Summary of Activist Hedge Funds, “Golden Leash” Special Compensation Arrangements, and Advance Notice Bylaws

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Activist Hedge Funds, “Golden Leash” Special Compensation Arrangements, and Advance Notice Bylaws summary
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Activist investors are increasingly making their presence felt in corporate boardrooms. In fact, some of them, like Bill Ackman and Carl Icahn, are in the news more often than the CEOs of the companies they target. Activist shareholders seek to institute changes to a firm, including to its direction, philosophy, stock price and dividend policy. In this compelling examination, professor Jason D. Schloetzer details specific examples of hedge fund activism, the tools these investors used and their results. getAbstract suggests this noteworthy report to investors and executives.

About the Author

Jason D. Schloetzer is an associate professor of accounting at Georgetown University.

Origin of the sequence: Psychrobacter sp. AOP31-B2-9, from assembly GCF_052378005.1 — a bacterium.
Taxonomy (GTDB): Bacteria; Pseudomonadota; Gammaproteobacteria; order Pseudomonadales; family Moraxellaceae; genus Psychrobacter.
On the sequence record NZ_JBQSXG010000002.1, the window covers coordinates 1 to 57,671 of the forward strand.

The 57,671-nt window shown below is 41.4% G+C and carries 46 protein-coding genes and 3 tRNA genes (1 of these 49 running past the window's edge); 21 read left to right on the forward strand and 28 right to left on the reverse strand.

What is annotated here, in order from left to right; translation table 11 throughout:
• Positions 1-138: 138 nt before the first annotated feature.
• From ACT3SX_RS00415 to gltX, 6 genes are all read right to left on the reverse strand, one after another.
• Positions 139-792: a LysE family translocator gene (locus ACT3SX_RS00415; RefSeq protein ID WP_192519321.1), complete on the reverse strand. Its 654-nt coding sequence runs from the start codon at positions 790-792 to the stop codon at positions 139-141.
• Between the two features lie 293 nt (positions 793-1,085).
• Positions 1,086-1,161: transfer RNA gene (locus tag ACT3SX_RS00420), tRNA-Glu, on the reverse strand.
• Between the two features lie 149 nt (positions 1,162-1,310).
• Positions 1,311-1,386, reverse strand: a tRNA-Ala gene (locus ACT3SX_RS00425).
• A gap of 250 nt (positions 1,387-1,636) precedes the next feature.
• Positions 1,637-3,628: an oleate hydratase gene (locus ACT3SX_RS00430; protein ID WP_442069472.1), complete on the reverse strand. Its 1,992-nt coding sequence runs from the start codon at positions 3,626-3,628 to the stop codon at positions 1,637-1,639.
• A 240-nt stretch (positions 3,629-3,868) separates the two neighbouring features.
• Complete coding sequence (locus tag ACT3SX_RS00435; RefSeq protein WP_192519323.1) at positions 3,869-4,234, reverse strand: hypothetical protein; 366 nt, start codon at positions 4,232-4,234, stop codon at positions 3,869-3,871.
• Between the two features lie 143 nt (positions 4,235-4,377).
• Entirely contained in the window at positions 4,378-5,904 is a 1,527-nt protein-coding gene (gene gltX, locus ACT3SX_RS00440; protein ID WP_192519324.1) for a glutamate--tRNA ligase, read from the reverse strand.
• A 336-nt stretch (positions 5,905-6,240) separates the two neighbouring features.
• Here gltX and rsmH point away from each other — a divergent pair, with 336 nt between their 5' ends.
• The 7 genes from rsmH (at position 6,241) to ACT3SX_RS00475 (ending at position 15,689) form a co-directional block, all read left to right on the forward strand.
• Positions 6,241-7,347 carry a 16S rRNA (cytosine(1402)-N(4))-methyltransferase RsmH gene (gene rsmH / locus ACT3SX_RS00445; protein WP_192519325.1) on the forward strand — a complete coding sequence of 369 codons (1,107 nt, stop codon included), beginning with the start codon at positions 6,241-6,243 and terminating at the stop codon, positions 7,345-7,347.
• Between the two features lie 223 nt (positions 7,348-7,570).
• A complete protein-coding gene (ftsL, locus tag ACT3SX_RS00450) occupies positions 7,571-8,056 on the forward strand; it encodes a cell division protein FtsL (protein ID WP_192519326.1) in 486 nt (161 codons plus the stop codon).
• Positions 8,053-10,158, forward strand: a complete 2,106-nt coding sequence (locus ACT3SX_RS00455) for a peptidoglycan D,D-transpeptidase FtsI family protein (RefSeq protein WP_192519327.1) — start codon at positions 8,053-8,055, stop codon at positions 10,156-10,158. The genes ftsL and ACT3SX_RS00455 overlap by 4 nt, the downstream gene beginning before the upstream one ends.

Hedge fund corporate activism is on the rise. Activist hedge funds seek to drive returns for their investors by identifying companies that they feel are not delivering shareholder value. The results of these efforts beat other hedge fund strategies, racking up returns of 9.3% in 2012, 19.2% in 2013 and 8.5% in 2014.

One of the primary means a hedge fund manager employs to induce corporate change is to seek to fill seats on the organization’s board with “dissident directors.” Several extensively covered board scuffles indicate the effectiveness of this technique: In 2015, after activist investor Harry...

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